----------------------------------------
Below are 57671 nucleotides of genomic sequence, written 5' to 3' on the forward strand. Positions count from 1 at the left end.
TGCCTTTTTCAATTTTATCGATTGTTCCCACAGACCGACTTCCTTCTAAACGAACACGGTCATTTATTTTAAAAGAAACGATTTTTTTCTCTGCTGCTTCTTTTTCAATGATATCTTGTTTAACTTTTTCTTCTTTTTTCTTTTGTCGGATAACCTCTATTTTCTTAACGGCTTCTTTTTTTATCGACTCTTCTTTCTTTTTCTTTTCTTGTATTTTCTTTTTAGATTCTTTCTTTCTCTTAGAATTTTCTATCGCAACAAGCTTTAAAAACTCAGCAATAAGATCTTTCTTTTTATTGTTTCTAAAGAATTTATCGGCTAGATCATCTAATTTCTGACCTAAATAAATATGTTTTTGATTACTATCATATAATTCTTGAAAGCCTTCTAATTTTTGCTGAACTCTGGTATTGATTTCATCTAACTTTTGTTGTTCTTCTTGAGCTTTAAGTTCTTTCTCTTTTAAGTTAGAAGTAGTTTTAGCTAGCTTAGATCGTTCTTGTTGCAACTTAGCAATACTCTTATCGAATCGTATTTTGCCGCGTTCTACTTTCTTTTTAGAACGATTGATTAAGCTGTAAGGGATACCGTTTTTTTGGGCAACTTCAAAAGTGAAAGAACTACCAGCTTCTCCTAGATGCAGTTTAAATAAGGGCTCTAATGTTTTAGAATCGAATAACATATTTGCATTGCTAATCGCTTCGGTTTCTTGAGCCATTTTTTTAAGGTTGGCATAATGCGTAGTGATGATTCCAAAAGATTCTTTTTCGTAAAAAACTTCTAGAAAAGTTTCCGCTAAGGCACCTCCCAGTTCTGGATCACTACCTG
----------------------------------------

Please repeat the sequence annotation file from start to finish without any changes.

Below are 57671 nucleotides of genomic sequence, written 5' to 3' on the forward strand. Positions count from 1 at the left end.
TGCCTTTTTCAATTTTATCGATTGTTCCCACAGACCGACTTCCTTCTAAACGAACACGGTCATTTATTTTAAAAGAAACGATTTTTTTCTCTGCTGCTTCTTTTTCAATGATATCTTGTTTAACTTTTTCTTCTTTTTTCTTTTGTCGGATAACCTCTATTTTCTTAACGGCTTCTTTTTTTATCGACTCTTCTTTCTTTTTCTTTTCTTGTATTTTCTTTTTAGATTCTTTCTTTCTCTTAGAATTTTCTATCGCAACAAGCTTTAAAAACTCAGCAATAAGATCTTTCTTTTTATTGTTTCTAAAGAATTTATCGGCTAGATCATCTAATTTCTGACCTAAATAAATATGTTTTTGATTACTATCATATAATTCTTGAAAGCCTTCTAATTTTTGCTGAACTCTGGTATTGATTTCATCTAACTTTTGTTGTTCTTCTTGAGCTTTAAGTTCTTTCTCTTTTAAGTTAGAAGTAGTTTTAGCTAGCTTAGATCGTTCTTGTTGCAACTTAGCAATACTCTTATCGAATCGTATTTTGCCGCGTTCTACTTTCTTTTTAGAACGATTGATTAAGCTGTAAGGGATACCGTTTTTTTGGGCAACTTCAAAAGTGAAAGAACTACCAGCTTCTCCTAGATGCAGTTTAAATAAGGGCTCTAATGTTTTAGAATCGAATAACATATTTGCATTGCTAATCGCTTCGGTTTCTTGAGCCATTTTTTTAAGGTTGGCATAATGCGTAGTGATGATTCCAAAAGATTCTTTTTCGTAAAAAACTTCTAGAAAAGTTTCCGCTAAGGCACCTCCCAGTTCTGGATCACTACCTG